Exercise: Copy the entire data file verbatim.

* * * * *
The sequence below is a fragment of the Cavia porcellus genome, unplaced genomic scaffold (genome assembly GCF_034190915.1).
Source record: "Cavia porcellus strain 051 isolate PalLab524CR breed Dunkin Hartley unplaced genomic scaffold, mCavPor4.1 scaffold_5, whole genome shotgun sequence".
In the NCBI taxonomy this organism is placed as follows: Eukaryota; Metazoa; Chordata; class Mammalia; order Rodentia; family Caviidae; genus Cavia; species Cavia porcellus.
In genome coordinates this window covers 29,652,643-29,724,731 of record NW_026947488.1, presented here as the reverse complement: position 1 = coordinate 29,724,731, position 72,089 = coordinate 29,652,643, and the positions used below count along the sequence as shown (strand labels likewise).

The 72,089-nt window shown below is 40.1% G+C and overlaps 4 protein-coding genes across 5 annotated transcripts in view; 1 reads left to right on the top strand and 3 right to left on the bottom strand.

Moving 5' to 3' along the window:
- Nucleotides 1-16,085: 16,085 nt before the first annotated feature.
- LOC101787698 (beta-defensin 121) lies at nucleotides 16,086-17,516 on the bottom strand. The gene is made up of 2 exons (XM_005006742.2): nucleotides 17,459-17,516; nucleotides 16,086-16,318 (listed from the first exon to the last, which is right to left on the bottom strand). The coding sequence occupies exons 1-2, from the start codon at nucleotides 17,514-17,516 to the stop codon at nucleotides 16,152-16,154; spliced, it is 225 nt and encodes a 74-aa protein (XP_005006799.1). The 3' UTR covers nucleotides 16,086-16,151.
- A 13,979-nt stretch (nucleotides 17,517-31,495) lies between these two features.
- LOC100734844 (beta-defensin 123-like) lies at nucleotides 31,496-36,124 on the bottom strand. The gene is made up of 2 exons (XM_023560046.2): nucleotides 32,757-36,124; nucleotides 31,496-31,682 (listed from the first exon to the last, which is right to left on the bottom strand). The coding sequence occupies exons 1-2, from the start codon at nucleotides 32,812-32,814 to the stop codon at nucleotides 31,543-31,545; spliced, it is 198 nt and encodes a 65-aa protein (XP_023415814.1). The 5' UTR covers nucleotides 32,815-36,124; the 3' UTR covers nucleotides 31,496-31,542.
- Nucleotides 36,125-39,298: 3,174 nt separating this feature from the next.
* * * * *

The sequence below is a fragment of the Cavia porcellus genome, unplaced genomic scaffold (genome assembly GCF_034190915.1).
Source record: "Cavia porcellus strain 051 isolate PalLab524CR breed Dunkin Hartley unplaced genomic scaffold, mCavPor4.1 scaffold_5, whole genome shotgun sequence".
In the NCBI taxonomy this organism is placed as follows: Eukaryota; Metazoa; Chordata; class Mammalia; order Rodentia; family Caviidae; genus Cavia; species Cavia porcellus.
In genome coordinates this window covers 29,652,643-29,724,731 of record NW_026947488.1, presented here as the reverse complement: position 1 = coordinate 29,724,731, position 72,089 = coordinate 29,652,643, and the positions used below count along the sequence as shown (strand labels likewise).

The 72,089-nt window shown below is 40.1% G+C and overlaps 4 protein-coding genes across 5 annotated transcripts in view; 1 reads left to right on the top strand and 3 right to left on the bottom strand.

Moving 5' to 3' along the window:
- Nucleotides 1-16,085: 16,085 nt before the first annotated feature.
- LOC101787698 (beta-defensin 121) lies at nucleotides 16,086-17,516 on the bottom strand. The gene is made up of 2 exons (XM_005006742.2): nucleotides 17,459-17,516; nucleotides 16,086-16,318 (listed from the first exon to the last, which is right to left on the bottom strand). The coding sequence occupies exons 1-2, from the start codon at nucleotides 17,514-17,516 to the stop codon at nucleotides 16,152-16,154; spliced, it is 225 nt and encodes a 74-aa protein (XP_005006799.1). The 3' UTR covers nucleotides 16,086-16,151.
- A 13,979-nt stretch (nucleotides 17,517-31,495) lies between these two features.
- LOC100734844 (beta-defensin 123-like) lies at nucleotides 31,496-36,124 on the bottom strand. The gene is made up of 2 exons (XM_023560046.2): nucleotides 32,757-36,124; nucleotides 31,496-31,682 (listed from the first exon to the last, which is right to left on the bottom strand). The coding sequence occupies exons 1-2, from the start codon at nucleotides 32,812-32,814 to the stop codon at nucleotides 31,543-31,545; spliced, it is 198 nt and encodes a 65-aa protein (XP_023415814.1). The 5' UTR covers nucleotides 32,815-36,124; the 3' UTR covers nucleotides 31,496-31,542.
- Nucleotides 36,125-39,298: 3,174 nt separating this feature from the next.